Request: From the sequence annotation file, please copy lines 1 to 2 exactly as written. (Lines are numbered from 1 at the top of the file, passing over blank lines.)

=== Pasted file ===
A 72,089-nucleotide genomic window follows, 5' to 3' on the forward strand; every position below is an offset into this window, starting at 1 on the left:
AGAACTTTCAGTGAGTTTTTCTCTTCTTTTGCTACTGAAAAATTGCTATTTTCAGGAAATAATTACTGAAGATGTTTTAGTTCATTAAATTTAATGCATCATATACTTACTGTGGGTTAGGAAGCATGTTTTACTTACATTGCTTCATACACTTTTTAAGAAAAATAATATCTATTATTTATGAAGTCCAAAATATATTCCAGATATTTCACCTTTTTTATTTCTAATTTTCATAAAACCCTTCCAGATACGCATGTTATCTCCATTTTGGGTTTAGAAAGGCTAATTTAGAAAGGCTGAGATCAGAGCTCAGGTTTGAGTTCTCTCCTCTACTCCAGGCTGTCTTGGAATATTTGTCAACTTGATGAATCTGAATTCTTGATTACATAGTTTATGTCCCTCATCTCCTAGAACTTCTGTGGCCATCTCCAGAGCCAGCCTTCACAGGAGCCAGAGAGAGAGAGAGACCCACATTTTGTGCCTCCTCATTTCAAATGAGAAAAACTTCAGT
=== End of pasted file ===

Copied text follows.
A 72,089-nucleotide genomic window follows, 5' to 3' on the forward strand; every position below is an offset into this window, starting at 1 on the left:
AGAACTTTCAGTGAGTTTTTCTCTTCTTTTGCTACTGAAAAATTGCTATTTTCAGGAAATAATTACTGAAGATGTTTTAGTTCATTAAATTTAATGCATCATATACTTACTGTGGGTTAGGAAGCATGTTTTACTTACATTGCTTCATACACTTTTTAAGAAAAATAATATCTATTATTTATGAAGTCCAAAATATATTCCAGATATTTCACCTTTTTTATTTCTAATTTTCATAAAACCCTTCCAGATACGCATGTTATCTCCATTTTGGGTTTAGAAAGGCTAATTTAGAAAGGCTGAGATCAGAGCTCAGGTTTGAGTTCTCTCCTCTACTCCAGGCTGTCTTGGAATATTTGTCAACTTGATGAATCTGAATTCTTGATTACATAGTTTATGTCCCTCATCTCCTAGAACTTCTGTGGCCATCTCCAGAGCCAGCCTTCACAGGAGCCAGAGAGAGAGAGAGACCCACATTTTGTGCCTCCTCATTTCAAATGAGAAAAACTTCAGT